To ride in affiliated dressage competitions you need to become a member of British Dressage (BD) and also register your horse. There are several different types of membership available but Full Membership which entitles you to compete for 12 months costs £76. You can join online or fill out the Membership form and pop it in the post. For help, contact Michelle Garland on Tel: 0247 698 832.
Having become a member you will be entitled to ride in affiliated classes and choose from 2,000 competition days each year. These are advertised on the British Dressage website and in British Dressage magazine which you will receive every two months. You will also be able to access all the training clinics, demonstrations and camps run by British Dressage and receive free personal accident and personal liability insurance cover as well as a host of other benefits.
Having become a member you can then register your horse – this costs £66. Do this by filling out the Horse Registration form or for help contact Stacey Webb and Rachel Smith 02476 698836.
BD has also joined forces with British Eventing, British Riding Clubs and the Pony Club to offer discounted dressage membership packages tailor made to help get you started and save you money.
Can I try an affiliated competition before deciding to ‘go affiliated’ properly?
Yes. Anyone is welcome to enter the Open section of Preliminary classes held at affiliated competitions. Preliminary classes offer a good starting level of test and you can then try an affiliated competition for yourself.
Alternatively, you can buy a Class Ticket. These cost £7 and entitle you to enter one affiliated class, at any level, even though you and your horse are not a British Dressage registered. When you compete on a Class Ticket you will be entitled to win rosettes and prize money but you will not gain British Dressage points.
I want to improve my dressage but I’m not ready to compete – what can ‘going affiliated’ offer me?
If you don’t feel ready to compete yet BD Training Membership (non-competing) gives access to a host of benefits that can help you take the first steps towards affiliated competition and get involved. This allows you to access all the British Dressage training clinics, demonstrations and camps. You would also benefit from the guidance and support of your local BD team, who can also introduce you to other members in your area. Non-competing membership costs £34 for 12 months. You also fill out the Membership form and pop it in the post. For help, contact Michelle Garland on Tel: 0247 698 836.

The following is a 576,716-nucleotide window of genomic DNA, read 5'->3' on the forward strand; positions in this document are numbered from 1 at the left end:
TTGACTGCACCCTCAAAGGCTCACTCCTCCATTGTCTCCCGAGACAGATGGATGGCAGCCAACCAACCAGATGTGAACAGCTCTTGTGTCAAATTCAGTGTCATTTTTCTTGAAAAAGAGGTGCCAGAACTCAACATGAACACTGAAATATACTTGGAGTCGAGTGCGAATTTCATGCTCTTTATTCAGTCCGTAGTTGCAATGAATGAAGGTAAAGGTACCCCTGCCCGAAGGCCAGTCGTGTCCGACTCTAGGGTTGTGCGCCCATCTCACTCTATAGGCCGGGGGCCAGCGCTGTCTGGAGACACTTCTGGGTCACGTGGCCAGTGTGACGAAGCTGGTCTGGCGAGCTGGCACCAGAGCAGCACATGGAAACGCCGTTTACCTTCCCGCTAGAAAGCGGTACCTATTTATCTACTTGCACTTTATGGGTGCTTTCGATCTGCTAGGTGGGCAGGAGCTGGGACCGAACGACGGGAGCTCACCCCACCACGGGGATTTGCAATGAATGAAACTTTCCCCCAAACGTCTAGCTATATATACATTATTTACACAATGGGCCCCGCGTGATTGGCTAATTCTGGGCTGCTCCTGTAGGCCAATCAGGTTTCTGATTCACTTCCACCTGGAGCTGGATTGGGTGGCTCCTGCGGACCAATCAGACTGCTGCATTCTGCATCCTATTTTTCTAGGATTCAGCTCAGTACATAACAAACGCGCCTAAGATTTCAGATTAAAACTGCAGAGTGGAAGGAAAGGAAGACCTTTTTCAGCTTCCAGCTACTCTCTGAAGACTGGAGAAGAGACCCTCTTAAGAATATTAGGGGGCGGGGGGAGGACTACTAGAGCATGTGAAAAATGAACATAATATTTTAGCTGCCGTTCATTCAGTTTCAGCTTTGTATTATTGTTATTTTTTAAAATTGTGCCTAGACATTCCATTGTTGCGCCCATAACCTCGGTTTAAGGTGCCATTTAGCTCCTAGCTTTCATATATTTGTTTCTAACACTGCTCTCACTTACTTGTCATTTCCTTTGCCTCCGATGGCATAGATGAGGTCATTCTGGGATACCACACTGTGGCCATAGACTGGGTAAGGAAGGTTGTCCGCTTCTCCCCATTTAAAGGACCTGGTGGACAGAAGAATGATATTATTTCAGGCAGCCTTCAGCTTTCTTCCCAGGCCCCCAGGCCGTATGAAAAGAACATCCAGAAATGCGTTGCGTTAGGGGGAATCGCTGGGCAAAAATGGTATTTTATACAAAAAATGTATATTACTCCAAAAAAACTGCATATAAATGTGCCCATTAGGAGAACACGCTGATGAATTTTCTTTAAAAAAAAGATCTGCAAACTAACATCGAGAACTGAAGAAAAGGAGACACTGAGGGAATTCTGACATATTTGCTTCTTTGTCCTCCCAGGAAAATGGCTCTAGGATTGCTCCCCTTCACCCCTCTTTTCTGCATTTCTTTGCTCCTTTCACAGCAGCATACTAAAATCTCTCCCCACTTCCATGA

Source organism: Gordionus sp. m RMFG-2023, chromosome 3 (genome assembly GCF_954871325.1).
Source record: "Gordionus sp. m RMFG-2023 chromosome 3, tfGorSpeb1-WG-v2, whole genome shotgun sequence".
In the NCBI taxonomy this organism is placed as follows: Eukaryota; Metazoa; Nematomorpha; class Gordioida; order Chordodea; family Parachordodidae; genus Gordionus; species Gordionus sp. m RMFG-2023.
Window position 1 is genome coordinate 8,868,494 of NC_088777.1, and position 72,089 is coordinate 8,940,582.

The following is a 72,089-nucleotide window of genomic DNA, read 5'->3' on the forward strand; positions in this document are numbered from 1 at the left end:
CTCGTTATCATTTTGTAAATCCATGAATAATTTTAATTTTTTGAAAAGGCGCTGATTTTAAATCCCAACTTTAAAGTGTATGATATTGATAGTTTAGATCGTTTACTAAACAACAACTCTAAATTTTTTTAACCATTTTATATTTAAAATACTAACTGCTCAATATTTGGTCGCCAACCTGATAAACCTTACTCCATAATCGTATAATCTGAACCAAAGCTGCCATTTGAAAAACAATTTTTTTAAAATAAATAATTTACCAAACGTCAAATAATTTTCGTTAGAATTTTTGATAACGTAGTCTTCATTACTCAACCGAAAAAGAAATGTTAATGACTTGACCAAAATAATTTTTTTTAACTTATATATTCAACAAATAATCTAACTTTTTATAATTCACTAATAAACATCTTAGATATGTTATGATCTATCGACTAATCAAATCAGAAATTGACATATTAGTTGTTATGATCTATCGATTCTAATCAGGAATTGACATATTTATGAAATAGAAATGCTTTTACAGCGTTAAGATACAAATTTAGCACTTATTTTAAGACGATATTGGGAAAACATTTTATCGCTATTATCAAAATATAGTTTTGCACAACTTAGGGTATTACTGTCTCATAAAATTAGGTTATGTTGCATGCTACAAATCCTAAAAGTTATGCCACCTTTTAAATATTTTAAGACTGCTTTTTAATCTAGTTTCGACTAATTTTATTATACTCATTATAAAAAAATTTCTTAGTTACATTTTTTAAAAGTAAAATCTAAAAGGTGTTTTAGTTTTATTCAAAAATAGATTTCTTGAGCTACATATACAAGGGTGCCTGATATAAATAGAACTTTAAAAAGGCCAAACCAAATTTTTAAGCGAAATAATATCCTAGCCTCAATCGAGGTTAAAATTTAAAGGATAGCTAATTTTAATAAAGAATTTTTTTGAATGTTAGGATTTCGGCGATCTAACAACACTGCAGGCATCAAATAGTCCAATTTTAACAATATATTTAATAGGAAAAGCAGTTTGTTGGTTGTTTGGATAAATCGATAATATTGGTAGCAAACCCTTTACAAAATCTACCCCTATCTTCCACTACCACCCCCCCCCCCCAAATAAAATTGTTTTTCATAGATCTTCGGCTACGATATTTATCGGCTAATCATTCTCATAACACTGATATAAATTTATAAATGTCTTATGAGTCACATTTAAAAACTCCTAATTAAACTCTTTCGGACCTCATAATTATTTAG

REAL LIFE: Team success for Sam after going affiliated
When Sam Gawn (36) from Coventry, bought five-year-old 16hh Irish-type Harry, their relationship didn’t get off to a promising start. Harry had a habit of bolting and soon planted Sam in a fence, resulting in a broken arm.
Once recovered and with some new ground rules in place, Harry started to show a talent for dressage. Sam spent the season taking him to unaffiliated jumping and Prelim dressage competitions. With a few outings under their belts, they found they were doing quite well. “My trainer then suggested I should go affiliated as Harry was showing promise,” explains Sam. “I was over the moon that she thought we would be good enough.”
Sam joined British Dressage in March 2010 and was soon heading for her first affiliated competition. “I had the misconception that it would be full of people with loads of money and that I wouldn’t be good enough. I was so nervous that morning I was sick!” But once she arrived she was pleasantly surprised. “The event was smaller than I expected and there was a real mix of people. It wasn’t as huge a step up as I thought it was going to be and we were placed third.”
Since then Sam has competed affiliated regularly and finds she takes the judge’s comments much more seriously. “I am very self-critical and when I got praise from unaffiliated judges I would doubt them – knowing affiliated events always use listed judges has helped me really take on board what they say.”
With further encouragement from their trainer, Sam and Harry have since represented the Central Region in the Senior Inter Regionals and have been selected for the Senior Home International. “I never had the chance to do team things before and I certainly never expected to be selected. It’s been brilliant,” says Sam. “I have got to know other riders too and we now meet up at events.
“I never thought I would be affiliated now and I have learned and done so much – I thoroughly recommend it.”